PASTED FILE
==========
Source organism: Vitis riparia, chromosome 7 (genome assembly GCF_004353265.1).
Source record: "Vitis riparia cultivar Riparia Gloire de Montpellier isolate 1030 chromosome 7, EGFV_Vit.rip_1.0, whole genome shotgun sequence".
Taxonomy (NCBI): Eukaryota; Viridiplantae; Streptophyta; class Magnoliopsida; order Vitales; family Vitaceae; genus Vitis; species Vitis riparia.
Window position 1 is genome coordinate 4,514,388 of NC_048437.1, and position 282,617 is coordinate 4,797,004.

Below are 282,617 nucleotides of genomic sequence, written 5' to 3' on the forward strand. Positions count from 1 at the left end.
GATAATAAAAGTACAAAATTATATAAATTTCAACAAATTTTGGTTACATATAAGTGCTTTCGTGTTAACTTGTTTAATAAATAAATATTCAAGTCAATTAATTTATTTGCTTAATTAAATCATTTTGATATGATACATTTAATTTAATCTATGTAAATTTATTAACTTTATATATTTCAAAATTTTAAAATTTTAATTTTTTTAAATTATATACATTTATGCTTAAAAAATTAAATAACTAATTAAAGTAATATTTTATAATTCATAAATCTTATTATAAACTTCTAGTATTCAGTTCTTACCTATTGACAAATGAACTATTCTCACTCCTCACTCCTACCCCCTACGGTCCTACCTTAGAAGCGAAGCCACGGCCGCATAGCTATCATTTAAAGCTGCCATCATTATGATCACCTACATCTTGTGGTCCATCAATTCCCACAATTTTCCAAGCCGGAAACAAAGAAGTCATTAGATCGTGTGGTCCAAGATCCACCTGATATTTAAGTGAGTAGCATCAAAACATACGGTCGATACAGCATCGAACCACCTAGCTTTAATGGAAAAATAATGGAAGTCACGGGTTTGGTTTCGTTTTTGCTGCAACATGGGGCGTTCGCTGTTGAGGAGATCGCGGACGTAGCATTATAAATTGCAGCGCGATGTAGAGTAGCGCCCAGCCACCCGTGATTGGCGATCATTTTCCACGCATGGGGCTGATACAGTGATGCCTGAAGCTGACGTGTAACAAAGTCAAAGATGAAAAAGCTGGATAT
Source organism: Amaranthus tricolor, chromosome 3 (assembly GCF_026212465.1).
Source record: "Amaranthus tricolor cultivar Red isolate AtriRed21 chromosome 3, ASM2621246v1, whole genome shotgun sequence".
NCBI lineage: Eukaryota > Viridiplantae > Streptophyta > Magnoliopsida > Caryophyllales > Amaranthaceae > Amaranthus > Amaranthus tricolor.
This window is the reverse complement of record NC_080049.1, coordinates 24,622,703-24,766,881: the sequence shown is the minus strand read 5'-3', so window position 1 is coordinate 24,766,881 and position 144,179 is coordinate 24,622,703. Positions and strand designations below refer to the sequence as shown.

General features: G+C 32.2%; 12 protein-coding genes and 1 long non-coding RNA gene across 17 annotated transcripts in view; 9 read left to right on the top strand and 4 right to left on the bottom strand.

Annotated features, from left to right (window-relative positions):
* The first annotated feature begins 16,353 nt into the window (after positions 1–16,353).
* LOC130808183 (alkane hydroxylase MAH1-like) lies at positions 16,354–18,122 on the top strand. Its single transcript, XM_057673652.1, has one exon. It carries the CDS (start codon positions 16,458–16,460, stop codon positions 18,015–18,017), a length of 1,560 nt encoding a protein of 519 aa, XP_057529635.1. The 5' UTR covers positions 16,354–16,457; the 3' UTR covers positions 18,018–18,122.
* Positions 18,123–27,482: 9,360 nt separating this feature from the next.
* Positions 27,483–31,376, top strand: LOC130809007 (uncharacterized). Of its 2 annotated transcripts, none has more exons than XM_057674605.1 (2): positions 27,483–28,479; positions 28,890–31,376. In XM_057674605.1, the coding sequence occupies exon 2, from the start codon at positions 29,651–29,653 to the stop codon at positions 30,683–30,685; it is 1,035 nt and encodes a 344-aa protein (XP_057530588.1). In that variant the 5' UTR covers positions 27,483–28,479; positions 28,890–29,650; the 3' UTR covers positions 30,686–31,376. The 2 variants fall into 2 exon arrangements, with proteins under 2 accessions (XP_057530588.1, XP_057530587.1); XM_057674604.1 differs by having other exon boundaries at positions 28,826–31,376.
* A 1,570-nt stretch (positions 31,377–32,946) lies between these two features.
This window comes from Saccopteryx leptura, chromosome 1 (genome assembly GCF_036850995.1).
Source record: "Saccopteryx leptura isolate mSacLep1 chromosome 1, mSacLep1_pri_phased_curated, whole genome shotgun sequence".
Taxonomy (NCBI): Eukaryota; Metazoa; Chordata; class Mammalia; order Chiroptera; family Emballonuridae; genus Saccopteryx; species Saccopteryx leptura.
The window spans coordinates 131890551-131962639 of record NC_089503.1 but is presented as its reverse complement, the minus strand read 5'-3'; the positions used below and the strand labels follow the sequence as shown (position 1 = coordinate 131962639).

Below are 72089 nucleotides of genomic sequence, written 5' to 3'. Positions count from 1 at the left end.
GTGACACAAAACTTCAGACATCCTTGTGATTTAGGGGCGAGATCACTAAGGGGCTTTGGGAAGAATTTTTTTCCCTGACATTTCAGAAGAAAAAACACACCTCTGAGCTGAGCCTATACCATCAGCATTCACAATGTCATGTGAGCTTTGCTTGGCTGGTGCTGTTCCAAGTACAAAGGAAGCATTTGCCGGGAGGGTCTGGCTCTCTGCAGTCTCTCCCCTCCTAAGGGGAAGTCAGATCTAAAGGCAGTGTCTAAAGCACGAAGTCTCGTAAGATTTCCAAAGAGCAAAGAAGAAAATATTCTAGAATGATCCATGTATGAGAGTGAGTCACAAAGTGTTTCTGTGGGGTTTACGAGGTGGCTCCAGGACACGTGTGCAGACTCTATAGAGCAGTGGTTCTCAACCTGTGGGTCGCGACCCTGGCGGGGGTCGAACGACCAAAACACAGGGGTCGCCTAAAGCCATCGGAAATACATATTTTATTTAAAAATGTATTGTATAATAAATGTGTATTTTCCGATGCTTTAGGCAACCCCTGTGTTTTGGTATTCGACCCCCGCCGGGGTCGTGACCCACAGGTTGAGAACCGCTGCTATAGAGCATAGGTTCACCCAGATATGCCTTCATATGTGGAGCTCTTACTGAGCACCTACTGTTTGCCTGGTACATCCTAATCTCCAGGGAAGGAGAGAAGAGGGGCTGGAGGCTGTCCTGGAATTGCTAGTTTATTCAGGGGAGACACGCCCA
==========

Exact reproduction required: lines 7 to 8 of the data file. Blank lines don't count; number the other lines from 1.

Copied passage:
Source organism: Amaranthus tricolor, chromosome 3 (assembly GCF_026212465.1).
Source record: "Amaranthus tricolor cultivar Red isolate AtriRed21 chromosome 3, ASM2621246v1, whole genome shotgun sequence".